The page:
Fast Food, High Stress


Sarah Morrison, Staff Writer

Have you ever stopped and wondered, “Why do teenagers have jobs in the most stressful and important time in their lives?” Chances are, you never have, but you should. Having a job can be stressful, but being a student with a job adds on to that stress. Some jobs expect students to go to work right after the school day ends. Why is that? Don’t we, as students, already have enough things that we have to worry about? The most common jobs that students apply for are within the food service industry. A fast food job isn’t a position that many people want, but there is always a high demand for people to fill those jobs. 

Some students may need or want jobs for different reasons, such as to support their family, to earn their own money or to save up for their first car; the list goes on and on. No matter what the reason is, the stress levels often get overlooked by teachers, parents, and peers. A majority of students work in food service, especially fast food. Working in fast food establishments as a student is a difficult job, more difficult than some people think. It’s a very fast paced environment, and the customers seem more obnoxious than ever. You can take their order as perfect as it can be, and most customers will still find a way to complain and scream at a 17-year-old. “It feels stressful, because in a job environment where the customer is ‘always right,’ there’s not much you can do but take the verbal abuse from customers,” says Mark Gil, a senior who works at a fast food restaurant. “You just have to pretend that it doesn’t bother you, or you can get in serious trouble. Working in an environment like that does have an impact on my mental health. There’s days where I’m so drained, but yet I still come into work. I lose sleep and socialization, but gain stress and pressure.” 

As a fast food worker myself, going to school six hours a day and going straight to work impacts my mental health greatly. There have been times where a customer screams at me for something that isn’t my fault, and I just have to stand there and say nothing; if we react, we can get in trouble, or even fired. Sometimes the insults they throw are so bad, that some coworkers have had to go into the back room to either cry or calm themselves down and collect their emotions. I’ve come across many customers that even said inappropriate things to me when I was under 18. “Work definitely affects my mental health in many ways,”  says sophomore Ava Zimic, “my work is only open on weekends, and I can’t see my friends, or relax as much as I would like to after a long week at school.” As far as working with the public, Ava says, “Sometimes the customers are so rude and blame management rules on me. The customers don’t see me as a person, more like a robot. They make me feel like a horrible person because they degrade me for making a mistake, everyone makes a mistake once in a while.”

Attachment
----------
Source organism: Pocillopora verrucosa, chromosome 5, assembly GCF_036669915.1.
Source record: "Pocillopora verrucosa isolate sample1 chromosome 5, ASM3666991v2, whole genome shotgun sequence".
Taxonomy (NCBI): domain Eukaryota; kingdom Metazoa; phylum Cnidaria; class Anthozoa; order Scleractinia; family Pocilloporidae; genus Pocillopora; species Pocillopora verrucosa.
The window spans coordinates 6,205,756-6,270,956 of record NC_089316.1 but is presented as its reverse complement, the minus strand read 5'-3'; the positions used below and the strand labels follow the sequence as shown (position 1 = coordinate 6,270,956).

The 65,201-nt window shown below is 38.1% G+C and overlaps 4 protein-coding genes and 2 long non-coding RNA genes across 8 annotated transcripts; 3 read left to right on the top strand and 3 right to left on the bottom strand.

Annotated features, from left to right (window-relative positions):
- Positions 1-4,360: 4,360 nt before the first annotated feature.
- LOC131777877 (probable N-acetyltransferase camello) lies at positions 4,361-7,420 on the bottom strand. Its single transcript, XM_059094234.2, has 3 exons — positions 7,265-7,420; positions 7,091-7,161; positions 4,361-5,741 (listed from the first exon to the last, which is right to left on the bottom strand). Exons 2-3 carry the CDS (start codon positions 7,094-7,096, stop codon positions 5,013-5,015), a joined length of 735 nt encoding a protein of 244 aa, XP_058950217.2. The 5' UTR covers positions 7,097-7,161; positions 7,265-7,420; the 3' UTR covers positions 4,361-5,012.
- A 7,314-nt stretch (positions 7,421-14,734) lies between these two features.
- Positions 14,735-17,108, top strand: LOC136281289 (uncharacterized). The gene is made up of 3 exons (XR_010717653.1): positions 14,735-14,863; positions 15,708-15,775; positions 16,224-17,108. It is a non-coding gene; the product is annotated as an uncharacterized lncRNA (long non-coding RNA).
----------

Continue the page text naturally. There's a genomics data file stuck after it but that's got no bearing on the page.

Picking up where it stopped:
As if the verbal abuse from customers isn’t enough, the treatment that we student workers get from our own managers is horrible. Of course you’ll always have that boss that you don’t like, but the management in fast food isn’t talked about that often either. What they and society fail to realize is that when you go to these kinds of establishments, the student workers are constantly working and keeping the flow of customers going, most of the time without management’s help; it feels like we’re being taken advantage of for our age, and that we’re scared to say “no” if we’re asked to stay later than we were scheduled. I’ve even had times at work where I would have to clock out, but I would still be working due to someone calling out or not showing up for their shift; I did work that I didn’t get paid for.  Some parts of management also don’t treat us like our age, but expect us to do double the work we’re supposed to do. Another thing is being short-staffed in the fast food industry. Food service is one of the most stressful jobs you can work, which is why there are frequent staff shortages. Often, I will be working two or three stations at a time, when really, we’re only supposed to work one; that adds on to the unnecessary, piling stress. The food service industry has that constant need for employees, because more and more people are starting to realize that it’s one of the worst jobs to have, and they’re given better opportunities.  Now, I’m not saying that the job is difficult physically. It’s challenging mentally and emotionally; constantly having to hold your tongue or lose your job within a heartbeat is more difficult than people think. The hours feel longer when you work, and the job isn’t easy when you have a customer yelling at you for something you don’t control, such as prices of food items. Hearing the repetitive beeping of the drive thru censor brings the constant feeling of aggravation. 

Now back to mental health issues that we student workers face. According to studies cited by, 73% of students have a mental health disorder, and about ¾ of those students have a mental health crisis when multitasking school grades, homework, and a job. The same study shows that students working while in school can develop anxiety disorders from the amount of stress and pressure we’re put under by management. Statistics also show that 22% of student workers are depressed, which is almost a quarter of all student workers. Statistics also show that depression affects performance 35% of the time. 

Student workers do not get the recognition they deserve. With these powerful statistics, it goes to show that a lot of students start working before their mental health is stable. Student workers often put working before their mental health. 

* Image via under the Creative Commons license